Maintainers of the open-source Apache webserver have fixed a severe weakness that attackers are exploiting to crash websites.
Flaws in Apache's HTTP daemon made it easy to crash servers using publicly available software released last week. The bugs in the way the HTTPD processed multiple web requests that involved overlapping byte ranges allowed attackers to overwhelm servers by sending them a modest amount of traffic.
“We consider this release to be the best version of Apache available, and encourage users of all prior versions to upgrade,” the advisory stated. "Active use" of the attack tool has been observed.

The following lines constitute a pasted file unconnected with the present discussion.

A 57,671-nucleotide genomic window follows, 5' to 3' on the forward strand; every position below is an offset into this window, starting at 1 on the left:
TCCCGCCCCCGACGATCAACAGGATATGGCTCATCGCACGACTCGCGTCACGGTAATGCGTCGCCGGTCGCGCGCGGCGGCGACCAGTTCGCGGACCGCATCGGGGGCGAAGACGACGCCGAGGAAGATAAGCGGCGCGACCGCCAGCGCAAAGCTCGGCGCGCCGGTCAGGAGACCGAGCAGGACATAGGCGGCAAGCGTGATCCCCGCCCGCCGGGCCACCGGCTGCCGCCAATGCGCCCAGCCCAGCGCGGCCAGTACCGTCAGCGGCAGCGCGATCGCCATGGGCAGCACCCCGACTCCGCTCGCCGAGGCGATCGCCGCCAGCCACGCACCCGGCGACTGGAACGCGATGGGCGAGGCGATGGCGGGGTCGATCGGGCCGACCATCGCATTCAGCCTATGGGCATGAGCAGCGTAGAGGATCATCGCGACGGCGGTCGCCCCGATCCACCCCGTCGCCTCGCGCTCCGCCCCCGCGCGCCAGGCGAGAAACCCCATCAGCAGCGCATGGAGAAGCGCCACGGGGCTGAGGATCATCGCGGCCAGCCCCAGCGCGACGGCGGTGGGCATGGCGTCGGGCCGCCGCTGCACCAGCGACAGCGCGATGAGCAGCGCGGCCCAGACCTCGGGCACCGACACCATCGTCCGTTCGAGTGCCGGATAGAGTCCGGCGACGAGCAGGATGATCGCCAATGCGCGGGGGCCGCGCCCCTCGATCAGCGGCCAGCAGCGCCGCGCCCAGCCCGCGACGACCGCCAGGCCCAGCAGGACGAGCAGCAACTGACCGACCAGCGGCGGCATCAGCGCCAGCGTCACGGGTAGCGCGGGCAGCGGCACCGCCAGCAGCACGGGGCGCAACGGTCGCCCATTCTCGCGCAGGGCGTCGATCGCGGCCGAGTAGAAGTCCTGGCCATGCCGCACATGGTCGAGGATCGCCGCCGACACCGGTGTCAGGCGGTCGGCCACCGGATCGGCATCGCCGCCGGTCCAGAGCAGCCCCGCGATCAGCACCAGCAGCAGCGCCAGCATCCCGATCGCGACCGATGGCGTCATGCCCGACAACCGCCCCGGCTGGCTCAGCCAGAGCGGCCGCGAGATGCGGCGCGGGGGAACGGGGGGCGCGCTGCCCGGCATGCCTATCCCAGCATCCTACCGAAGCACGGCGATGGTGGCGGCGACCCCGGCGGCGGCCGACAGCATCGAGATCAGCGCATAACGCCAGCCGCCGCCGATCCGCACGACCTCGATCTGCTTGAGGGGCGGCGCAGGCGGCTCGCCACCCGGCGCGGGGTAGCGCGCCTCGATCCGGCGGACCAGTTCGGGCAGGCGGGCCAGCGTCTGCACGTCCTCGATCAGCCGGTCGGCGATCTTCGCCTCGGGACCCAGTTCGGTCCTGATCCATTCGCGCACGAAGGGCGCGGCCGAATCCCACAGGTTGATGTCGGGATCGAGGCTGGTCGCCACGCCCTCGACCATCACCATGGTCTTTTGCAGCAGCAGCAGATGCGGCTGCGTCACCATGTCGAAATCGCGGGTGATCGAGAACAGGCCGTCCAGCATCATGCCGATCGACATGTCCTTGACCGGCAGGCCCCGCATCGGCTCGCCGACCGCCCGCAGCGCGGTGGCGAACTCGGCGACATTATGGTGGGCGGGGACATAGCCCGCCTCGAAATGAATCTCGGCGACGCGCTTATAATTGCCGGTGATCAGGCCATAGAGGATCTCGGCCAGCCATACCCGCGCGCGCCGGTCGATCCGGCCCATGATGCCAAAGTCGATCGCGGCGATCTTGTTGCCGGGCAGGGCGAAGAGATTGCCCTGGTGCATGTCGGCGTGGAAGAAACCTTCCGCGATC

One of the bugs fixed in the update was specific to Apache, while a second flaw has been known since 2007, and possibly involves all webservers, an Apache bulletin said. The Internet Engineering Task Force is considering changing the underlying protocol responsible for the problem, Apache said.
Versions 1.3.x and 2.0.x through 2.0.64 contain the denial-of-service vulnerabilities. They can be triggered by a single web request that contains overlapping byte ranges for a specific page.
“The problem is that currently such requests internally explode into 100's of large fetches, all of which are kept in memory in an inefficient way,” Apache's advisory explained. “This is being addressed in two ways. By making things more efficient. And by weeding out or simplifying requests deemed too unwieldy.” ®